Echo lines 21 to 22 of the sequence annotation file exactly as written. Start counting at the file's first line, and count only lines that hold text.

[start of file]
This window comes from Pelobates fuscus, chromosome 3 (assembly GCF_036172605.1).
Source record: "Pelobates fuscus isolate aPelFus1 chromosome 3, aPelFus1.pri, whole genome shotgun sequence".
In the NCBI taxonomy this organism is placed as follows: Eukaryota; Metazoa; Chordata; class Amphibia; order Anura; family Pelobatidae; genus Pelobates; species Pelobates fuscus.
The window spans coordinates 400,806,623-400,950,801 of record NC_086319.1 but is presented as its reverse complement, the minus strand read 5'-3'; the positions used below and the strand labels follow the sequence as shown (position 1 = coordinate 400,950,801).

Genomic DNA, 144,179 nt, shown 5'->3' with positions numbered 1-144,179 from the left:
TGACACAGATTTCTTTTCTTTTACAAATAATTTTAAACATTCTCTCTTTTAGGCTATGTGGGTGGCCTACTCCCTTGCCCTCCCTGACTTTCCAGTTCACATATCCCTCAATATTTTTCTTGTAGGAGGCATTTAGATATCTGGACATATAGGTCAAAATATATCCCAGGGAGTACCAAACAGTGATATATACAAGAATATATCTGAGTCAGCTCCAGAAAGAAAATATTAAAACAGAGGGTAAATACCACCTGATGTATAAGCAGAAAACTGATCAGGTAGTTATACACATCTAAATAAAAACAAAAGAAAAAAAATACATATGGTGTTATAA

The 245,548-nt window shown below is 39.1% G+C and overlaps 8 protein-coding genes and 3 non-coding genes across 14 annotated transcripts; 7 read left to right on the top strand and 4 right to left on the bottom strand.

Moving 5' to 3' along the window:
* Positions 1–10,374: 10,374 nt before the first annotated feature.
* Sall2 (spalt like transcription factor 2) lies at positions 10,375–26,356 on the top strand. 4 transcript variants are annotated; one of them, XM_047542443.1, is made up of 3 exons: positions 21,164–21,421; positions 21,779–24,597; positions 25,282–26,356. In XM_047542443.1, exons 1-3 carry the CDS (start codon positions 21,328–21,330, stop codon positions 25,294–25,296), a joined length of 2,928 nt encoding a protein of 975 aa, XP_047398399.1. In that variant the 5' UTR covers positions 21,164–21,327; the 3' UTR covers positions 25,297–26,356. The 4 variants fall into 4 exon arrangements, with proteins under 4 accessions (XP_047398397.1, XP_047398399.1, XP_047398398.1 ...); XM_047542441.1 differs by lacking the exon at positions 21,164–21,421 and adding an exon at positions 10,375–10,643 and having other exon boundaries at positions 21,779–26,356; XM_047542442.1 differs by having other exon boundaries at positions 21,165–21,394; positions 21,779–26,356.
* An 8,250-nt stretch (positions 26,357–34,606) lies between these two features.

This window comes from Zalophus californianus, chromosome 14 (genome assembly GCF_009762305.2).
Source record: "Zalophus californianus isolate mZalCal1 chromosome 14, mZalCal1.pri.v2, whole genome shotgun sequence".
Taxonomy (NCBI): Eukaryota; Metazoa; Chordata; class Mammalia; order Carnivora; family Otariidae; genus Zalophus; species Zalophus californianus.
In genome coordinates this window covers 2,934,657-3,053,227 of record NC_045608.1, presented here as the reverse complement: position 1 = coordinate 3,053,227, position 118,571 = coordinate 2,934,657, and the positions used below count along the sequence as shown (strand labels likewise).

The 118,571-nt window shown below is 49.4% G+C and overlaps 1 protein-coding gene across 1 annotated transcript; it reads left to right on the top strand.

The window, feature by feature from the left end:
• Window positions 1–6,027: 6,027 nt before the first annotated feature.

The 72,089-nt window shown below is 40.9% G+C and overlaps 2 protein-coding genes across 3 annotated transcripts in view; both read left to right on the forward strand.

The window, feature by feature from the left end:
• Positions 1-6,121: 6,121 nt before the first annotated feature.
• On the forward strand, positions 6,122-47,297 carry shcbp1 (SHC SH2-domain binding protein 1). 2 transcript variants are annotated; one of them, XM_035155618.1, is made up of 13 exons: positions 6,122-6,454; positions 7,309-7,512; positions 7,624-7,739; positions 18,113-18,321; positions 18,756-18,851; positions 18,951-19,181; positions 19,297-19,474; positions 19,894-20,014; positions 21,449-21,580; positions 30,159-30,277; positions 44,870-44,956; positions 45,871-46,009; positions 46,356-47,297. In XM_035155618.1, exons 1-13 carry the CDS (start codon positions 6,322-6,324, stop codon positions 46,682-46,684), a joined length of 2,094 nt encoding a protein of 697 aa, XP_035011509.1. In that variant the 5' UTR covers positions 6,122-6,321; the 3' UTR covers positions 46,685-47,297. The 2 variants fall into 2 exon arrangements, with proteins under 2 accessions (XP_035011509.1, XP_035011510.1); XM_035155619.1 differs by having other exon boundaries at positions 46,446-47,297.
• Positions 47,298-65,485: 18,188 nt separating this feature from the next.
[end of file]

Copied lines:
• Positions 1-6,121: 6,121 nt before the first annotated feature.
• On the forward strand, positions 6,122-47,297 carry shcbp1 (SHC SH2-domain binding protein 1). 2 transcript variants are annotated; one of them, XM_035155618.1, is made up of 13 exons: positions 6,122-6,454; positions 7,309-7,512; positions 7,624-7,739; positions 18,113-18,321; positions 18,756-18,851; positions 18,951-19,181; positions 19,297-19,474; positions 19,894-20,014; positions 21,449-21,580; positions 30,159-30,277; positions 44,870-44,956; positions 45,871-46,009; positions 46,356-47,297. In XM_035155618.1, exons 1-13 carry the CDS (start codon positions 6,322-6,324, stop codon positions 46,682-46,684), a joined length of 2,094 nt encoding a protein of 697 aa, XP_035011509.1. In that variant the 5' UTR covers positions 6,122-6,321; the 3' UTR covers positions 46,685-47,297. The 2 variants fall into 2 exon arrangements, with proteins under 2 accessions (XP_035011509.1, XP_035011510.1); XM_035155619.1 differs by having other exon boundaries at positions 46,446-47,297.